The path to solving the country’s opioid abuse epidemic is an opportunity to recast addiction as an illness rather than a crime in many cases and to find efficient ways to treat pain, U.S. Surgeon General Dr. Vivek Murthy told an auditorium of medical students and doctors Wednesday at Meharry Medical College.
Clinicians can shape the way the country thinks about addiction by changing the way they talk among themselves and to patients about opioids and addiction, Murthy said.
The prescription opioid crisis is one of the most important public health crises of our time, Murthy said. In Tennessee at least 1,263 people died from opioid overdose in 2014 — more than in car accidents or from guns.
Yet, the stigma around addiction and mental health — that it’s a character flaw or moral defect — impacts the way people seek or receive care.
“We have to change that. We have to help the country see that it’s … a chronic disease like diabetes or heart disease. If we help people see that it will make it easier for folks to come forward,” Murthy said. “It will also make it easier for communities to support treatment programs in their neighborhoods.”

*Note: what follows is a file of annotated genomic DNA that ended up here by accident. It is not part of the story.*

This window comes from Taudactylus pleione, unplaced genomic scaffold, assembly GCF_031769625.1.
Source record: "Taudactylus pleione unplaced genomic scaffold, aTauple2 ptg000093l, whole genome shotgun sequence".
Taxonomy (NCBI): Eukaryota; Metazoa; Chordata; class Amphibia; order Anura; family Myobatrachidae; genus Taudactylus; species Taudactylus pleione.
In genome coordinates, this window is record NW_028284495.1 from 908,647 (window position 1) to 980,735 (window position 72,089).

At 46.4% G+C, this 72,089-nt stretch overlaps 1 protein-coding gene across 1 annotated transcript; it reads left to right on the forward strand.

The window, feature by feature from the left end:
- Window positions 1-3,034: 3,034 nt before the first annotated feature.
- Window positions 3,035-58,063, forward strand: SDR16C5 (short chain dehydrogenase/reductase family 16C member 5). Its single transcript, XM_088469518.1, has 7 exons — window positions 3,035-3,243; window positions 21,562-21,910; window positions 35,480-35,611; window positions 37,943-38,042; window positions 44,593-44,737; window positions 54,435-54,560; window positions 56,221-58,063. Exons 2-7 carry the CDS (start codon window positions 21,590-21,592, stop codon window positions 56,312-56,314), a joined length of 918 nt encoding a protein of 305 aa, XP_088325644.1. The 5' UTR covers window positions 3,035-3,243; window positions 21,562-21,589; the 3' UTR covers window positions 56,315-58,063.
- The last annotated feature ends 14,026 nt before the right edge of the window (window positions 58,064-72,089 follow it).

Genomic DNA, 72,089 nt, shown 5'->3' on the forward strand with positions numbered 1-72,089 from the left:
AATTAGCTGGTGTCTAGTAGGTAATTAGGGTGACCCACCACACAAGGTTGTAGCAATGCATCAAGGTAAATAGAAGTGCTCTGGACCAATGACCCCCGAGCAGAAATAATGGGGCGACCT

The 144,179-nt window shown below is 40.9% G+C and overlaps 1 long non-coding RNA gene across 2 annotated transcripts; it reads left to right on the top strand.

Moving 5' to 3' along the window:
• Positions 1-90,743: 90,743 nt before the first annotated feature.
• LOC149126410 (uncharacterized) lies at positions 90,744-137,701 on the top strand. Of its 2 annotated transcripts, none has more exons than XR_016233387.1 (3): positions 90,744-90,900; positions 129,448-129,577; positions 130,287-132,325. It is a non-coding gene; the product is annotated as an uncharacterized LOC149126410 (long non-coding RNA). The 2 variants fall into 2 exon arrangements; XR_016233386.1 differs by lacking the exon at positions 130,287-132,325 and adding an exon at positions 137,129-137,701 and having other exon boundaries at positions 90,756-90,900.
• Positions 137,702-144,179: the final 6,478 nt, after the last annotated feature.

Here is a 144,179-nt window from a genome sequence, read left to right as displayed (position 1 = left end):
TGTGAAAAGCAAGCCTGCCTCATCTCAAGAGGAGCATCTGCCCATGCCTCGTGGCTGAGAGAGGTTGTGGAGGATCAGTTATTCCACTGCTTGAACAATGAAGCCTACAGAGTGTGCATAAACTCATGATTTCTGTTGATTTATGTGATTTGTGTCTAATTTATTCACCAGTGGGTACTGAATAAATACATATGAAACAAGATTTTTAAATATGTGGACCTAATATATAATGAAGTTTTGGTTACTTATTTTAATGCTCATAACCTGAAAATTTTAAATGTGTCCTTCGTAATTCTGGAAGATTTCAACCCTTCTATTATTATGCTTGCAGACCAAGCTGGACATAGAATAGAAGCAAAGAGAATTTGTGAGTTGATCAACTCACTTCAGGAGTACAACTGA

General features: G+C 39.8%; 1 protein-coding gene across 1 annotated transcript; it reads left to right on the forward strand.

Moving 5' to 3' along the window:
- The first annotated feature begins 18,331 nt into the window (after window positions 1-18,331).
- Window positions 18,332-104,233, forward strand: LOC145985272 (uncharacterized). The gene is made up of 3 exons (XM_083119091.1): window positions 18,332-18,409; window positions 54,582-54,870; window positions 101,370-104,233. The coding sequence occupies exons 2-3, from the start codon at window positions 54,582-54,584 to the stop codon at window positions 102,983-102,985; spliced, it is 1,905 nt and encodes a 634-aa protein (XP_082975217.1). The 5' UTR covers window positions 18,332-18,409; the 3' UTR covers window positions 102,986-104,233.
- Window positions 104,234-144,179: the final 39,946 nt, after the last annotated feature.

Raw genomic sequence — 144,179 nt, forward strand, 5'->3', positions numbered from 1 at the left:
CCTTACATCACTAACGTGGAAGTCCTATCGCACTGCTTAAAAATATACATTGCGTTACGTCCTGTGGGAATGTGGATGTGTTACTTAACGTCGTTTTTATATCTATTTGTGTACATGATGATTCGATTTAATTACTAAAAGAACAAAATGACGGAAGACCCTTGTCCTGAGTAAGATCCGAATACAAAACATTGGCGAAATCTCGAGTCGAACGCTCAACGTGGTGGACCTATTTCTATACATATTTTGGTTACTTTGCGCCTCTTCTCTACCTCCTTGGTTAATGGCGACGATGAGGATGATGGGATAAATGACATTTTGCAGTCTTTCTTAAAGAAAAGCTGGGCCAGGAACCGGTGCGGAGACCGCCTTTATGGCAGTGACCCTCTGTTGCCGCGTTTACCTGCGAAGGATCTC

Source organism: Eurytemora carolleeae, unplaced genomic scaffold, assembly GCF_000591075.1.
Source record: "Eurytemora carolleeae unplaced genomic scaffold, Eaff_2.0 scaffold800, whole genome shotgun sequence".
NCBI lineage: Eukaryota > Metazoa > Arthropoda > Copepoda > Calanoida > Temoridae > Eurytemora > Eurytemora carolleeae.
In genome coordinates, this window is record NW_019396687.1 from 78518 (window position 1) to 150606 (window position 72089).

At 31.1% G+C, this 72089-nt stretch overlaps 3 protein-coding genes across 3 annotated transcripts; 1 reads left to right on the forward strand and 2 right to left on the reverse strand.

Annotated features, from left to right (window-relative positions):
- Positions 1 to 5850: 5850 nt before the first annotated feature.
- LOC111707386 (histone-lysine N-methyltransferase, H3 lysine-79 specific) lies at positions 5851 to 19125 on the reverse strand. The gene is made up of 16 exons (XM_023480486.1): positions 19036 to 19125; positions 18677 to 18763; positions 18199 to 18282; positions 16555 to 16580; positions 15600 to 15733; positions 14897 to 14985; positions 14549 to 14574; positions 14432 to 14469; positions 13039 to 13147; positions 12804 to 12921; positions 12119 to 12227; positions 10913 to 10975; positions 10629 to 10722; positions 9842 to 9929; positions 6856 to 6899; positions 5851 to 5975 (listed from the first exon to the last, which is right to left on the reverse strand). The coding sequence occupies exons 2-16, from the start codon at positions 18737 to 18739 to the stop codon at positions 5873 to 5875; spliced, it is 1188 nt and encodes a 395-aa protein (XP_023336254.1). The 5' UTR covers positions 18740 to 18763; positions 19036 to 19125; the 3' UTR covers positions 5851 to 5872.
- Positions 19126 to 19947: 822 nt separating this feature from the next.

Murthy said it’s become clear that the dramatic increase in the number of prescriptions for opioids has contributed to the epidemic.
A variety of measures from the U.S. Centers for Disease Control and Prevention and insurance companies are aimed at influencing the habits of clinicians who write prescriptions. The U.S. Food and Drug Administration is requiring opioids to have black box warning labels on pill bottles as an additional measure to warn providers and patients of the potential risks.
In Tennessee more than half — 55 percent — of those who abuse painkillers get them from a friend or relative who has a prescription, according to a 2014 report from the Tennessee Department of Mental Health and Substance Abuse Services. Seventeen percent have their own prescription.
The challenge for many clinicians has been that they lack the training to treat pain effectively and the support to identify and treat addiction, which is something that can be changed, Murthy said on the latest stop of his “Turn The Tide Rx” tour.
In July Murthy will send a letter to the 1.2 million opioid prescribers urging them to change their habits. Federal officials will include a pocket card that clinicians can slip into their white coat pockets as a guide to alternatives.